Plan of Ridge Quarry

At the bottom of the main slope shaft the rails served a primary reception and marshalling area. Nearby an old vertical ventilation shaft was adapted for winding by the installation of a pair of counterbalanced electric lifts running in wooden guides. This was a primitive affair with a poor loading capacity, capable of handling only one third of the throughput of the slope shaft.

Underground, the mine is crossed by a major slip-fault, with the result that one half of the workings is about 20 feet lower than the other. Two sloping haulageways were driven to connect the upper and lower sections; to enable wagons to be drawn up these inclines two steam winches were installed, adapted to operate on compressed air supplied by compressors housed on the surface. Generally, however, loaded trucks were manoeuvred manually throughout the level areas of the quarry.

Some months after stacking had begun a construction programme was initiated, designed to produce a layout of storage areas more regular than the random pattern of existing pillars. It was planned to reinforce the stone pillars by corseting them with concrete, making them rectangular in section with straight haulageways between. Concreting began early in 1938 on fifteen pillars and a length of perimeter wall in the south east corner of the quarry, but this operation was permanently suspended a few months later. The cost of the work and the quantity of materials consumed were much greater than anticipated and were out of proportion with the benefits obtained. The unfinished concrete reinforcing can still be seen in varying degrees of completion in the quarry today and illustrates the constructional techniques used in the larger and more sophisticated of the Corsham depots.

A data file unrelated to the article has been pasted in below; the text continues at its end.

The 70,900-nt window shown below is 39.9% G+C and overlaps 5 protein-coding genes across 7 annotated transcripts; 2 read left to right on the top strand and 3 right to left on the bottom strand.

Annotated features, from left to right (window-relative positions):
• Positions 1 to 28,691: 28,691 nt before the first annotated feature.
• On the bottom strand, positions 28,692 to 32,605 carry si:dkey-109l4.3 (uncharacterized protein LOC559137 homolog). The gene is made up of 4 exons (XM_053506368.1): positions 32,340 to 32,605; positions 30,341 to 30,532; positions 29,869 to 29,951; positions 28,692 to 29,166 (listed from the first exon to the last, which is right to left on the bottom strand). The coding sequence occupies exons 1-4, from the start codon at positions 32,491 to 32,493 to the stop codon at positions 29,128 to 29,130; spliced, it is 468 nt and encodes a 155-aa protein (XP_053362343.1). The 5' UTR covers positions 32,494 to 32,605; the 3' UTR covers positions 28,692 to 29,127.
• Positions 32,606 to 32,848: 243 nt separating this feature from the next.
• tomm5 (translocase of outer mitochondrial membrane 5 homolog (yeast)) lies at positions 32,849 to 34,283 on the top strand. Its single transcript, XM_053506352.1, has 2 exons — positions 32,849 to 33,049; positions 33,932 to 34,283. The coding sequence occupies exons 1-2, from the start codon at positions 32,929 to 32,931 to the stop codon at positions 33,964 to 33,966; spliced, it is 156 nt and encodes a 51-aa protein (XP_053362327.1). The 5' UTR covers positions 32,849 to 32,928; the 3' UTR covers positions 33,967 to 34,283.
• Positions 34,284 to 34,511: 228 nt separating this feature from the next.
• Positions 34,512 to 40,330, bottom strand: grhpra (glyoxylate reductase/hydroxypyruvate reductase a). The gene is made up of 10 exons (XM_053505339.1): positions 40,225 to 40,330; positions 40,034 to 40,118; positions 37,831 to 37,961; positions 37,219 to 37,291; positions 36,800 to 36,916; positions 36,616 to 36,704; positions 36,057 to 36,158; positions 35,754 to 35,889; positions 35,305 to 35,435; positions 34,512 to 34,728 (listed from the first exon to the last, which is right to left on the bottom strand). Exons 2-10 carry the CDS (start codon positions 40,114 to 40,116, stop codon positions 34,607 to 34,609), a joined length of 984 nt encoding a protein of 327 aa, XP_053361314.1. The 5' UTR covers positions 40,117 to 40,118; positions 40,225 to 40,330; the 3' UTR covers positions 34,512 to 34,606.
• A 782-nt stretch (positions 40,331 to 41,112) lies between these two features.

Photo:New incline to lower level
Photo by Nick Catford

A second slope shaft, the steeply graded West Ridge incline, was reopened on 12 February 1942, to improve access to the lower level of the mine and provide space for a further 1,500 tons of bombs. The underground access tunnel linking this shaft to the new storage bays passed through an area of treacherous roof formation that required substantial support to ensure safety.